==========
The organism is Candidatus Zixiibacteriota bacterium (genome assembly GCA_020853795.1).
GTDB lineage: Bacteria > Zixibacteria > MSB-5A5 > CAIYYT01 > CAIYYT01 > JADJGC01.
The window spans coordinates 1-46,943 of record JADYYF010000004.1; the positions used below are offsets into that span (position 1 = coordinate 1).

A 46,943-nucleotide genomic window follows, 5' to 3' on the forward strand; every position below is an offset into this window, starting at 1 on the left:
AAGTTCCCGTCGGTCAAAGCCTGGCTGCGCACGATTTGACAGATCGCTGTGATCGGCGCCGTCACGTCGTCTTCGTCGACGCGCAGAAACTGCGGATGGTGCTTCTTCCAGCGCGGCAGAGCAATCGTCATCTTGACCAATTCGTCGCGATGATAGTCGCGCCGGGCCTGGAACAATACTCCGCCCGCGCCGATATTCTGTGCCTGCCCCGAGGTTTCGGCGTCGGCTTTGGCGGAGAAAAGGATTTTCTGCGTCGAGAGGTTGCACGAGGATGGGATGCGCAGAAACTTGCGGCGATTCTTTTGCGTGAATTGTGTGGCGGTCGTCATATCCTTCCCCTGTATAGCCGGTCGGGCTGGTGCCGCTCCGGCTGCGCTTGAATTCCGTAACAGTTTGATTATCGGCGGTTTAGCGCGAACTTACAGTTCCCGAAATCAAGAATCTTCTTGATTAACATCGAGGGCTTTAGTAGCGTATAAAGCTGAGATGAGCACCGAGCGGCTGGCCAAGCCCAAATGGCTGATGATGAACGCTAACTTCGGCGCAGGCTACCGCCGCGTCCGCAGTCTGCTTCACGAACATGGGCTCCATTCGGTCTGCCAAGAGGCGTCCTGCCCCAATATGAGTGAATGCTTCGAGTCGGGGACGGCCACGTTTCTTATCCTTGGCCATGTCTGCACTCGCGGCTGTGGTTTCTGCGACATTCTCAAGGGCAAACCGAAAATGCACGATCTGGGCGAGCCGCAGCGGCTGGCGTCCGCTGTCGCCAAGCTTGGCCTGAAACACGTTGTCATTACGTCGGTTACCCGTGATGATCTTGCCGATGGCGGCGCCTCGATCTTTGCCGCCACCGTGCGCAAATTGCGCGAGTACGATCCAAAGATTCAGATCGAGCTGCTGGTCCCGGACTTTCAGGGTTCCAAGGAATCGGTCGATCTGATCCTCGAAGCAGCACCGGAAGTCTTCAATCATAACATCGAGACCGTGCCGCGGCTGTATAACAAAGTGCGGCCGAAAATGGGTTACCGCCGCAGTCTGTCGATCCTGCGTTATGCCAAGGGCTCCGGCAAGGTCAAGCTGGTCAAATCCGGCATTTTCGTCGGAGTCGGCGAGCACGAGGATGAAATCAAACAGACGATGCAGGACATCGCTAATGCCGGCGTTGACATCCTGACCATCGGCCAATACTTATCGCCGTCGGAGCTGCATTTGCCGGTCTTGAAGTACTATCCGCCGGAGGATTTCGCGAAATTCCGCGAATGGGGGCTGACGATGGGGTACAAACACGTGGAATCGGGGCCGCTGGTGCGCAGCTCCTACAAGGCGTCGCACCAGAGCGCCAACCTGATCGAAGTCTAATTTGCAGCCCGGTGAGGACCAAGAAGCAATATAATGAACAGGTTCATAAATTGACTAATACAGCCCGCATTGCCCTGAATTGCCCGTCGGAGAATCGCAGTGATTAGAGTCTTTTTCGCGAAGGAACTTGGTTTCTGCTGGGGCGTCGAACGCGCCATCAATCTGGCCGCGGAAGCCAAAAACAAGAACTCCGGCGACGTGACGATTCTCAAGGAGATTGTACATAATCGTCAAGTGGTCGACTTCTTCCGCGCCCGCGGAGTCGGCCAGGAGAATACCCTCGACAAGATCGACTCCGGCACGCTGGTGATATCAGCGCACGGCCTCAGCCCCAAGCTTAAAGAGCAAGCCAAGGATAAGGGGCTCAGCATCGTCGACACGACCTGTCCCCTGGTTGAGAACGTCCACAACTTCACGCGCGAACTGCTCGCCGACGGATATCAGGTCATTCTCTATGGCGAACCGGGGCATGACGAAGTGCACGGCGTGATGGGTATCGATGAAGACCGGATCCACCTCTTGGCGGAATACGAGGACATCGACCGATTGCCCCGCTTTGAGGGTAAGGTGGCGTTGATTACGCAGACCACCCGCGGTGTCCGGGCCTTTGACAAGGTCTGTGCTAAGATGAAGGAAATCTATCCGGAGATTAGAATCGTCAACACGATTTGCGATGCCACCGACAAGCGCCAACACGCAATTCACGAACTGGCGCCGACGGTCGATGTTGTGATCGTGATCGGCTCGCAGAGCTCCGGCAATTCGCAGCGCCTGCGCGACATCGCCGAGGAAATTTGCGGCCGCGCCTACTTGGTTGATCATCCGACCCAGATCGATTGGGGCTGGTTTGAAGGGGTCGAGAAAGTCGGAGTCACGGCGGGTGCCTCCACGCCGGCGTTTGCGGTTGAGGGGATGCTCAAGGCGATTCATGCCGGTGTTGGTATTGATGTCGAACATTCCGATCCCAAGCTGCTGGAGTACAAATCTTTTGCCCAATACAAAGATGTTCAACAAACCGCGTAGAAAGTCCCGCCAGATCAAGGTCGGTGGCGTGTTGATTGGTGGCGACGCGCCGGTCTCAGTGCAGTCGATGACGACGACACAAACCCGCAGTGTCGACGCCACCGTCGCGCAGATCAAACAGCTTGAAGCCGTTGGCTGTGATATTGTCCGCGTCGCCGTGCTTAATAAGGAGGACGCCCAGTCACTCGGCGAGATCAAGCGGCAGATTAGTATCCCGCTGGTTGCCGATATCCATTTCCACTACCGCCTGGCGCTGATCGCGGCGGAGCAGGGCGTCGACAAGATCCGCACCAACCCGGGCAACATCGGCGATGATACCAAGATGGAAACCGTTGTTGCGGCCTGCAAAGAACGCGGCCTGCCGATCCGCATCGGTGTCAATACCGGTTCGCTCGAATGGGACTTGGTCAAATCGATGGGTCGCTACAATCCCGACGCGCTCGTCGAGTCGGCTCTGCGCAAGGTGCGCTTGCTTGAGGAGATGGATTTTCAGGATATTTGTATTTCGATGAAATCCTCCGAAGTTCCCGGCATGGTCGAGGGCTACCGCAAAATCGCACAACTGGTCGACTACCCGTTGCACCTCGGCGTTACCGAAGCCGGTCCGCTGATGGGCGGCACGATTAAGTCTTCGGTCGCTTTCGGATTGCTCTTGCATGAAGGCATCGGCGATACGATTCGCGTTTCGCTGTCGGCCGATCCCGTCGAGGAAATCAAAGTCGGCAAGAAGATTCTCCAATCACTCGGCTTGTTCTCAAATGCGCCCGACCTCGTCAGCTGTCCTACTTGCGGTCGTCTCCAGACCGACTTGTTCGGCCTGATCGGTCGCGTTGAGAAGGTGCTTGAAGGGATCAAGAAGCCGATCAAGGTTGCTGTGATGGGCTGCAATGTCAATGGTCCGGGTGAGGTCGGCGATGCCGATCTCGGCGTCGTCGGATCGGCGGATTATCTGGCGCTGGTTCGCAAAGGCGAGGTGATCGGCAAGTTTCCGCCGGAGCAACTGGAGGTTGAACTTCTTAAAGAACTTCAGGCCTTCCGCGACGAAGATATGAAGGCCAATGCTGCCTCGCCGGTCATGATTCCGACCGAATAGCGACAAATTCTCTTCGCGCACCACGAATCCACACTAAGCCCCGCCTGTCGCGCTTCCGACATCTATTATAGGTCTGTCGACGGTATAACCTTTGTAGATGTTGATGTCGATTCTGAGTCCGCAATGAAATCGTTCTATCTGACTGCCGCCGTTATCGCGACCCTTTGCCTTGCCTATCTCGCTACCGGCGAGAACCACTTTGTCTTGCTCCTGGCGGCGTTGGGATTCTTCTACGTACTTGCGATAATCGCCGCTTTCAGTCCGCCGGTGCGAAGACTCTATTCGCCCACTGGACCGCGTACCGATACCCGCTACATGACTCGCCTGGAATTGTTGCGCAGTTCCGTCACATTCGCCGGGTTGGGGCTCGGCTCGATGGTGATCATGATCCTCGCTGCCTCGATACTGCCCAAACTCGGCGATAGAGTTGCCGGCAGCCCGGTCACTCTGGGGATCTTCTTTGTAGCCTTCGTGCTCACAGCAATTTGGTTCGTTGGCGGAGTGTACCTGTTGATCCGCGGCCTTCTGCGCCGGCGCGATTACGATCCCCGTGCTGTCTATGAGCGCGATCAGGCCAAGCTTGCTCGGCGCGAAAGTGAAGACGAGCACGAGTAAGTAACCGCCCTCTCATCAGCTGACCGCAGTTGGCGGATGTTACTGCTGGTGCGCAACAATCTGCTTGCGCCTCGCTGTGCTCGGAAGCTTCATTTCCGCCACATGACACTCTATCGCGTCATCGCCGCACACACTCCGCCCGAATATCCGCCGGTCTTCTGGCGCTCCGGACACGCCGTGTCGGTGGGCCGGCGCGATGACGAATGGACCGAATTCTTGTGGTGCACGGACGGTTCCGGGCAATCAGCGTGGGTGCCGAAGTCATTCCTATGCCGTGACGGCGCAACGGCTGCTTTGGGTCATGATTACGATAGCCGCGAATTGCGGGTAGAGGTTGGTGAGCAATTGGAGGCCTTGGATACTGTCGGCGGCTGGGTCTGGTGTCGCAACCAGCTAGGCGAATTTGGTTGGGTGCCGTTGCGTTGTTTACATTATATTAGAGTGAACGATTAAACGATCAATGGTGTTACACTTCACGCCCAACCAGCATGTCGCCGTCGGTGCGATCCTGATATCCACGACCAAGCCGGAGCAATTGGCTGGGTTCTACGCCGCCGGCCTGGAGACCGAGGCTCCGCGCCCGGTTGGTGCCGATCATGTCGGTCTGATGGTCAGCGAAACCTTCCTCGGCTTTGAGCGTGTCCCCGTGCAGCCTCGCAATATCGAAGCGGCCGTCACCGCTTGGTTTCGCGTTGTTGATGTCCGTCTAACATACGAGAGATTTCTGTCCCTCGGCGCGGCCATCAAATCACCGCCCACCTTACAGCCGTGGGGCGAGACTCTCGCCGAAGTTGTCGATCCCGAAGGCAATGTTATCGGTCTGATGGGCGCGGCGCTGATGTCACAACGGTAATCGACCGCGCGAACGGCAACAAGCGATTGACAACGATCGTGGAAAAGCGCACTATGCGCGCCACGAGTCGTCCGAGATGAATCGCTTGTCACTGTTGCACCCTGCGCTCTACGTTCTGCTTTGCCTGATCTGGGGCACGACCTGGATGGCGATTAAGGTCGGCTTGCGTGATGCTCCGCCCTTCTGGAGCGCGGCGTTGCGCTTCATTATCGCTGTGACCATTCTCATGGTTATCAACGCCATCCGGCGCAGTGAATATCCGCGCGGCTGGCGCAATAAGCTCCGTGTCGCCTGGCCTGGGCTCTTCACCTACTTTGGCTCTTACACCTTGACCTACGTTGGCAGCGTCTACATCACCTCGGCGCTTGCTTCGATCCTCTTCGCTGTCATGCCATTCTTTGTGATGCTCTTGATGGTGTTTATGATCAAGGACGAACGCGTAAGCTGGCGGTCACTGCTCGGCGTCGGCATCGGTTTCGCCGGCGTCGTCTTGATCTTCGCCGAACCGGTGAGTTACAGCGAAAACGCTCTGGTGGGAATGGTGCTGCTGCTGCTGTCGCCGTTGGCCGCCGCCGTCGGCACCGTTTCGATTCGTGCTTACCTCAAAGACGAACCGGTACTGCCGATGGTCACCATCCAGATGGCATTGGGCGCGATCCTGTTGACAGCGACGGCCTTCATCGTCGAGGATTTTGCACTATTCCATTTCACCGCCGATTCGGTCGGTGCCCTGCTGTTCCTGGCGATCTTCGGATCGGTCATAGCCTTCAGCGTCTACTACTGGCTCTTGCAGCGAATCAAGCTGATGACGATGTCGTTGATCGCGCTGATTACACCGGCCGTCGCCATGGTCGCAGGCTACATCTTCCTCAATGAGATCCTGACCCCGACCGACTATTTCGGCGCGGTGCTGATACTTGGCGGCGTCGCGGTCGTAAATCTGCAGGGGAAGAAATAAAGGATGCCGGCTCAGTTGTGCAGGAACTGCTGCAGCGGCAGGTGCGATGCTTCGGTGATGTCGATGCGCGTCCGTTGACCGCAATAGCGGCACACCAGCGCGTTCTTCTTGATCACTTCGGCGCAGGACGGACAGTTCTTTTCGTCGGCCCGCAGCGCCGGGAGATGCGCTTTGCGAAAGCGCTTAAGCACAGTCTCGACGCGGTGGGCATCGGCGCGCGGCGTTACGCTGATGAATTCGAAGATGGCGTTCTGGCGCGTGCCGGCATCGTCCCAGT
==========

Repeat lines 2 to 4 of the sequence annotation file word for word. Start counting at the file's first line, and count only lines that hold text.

GTDB lineage: Bacteria > Zixibacteria > MSB-5A5 > CAIYYT01 > CAIYYT01 > JADJGC01.
The window spans coordinates 1-46,943 of record JADYYF010000004.1; the positions used below are offsets into that span (position 1 = coordinate 1).

A 46,943-nucleotide genomic window follows, 5' to 3' on the forward strand; every position below is an offset into this window, starting at 1 on the left: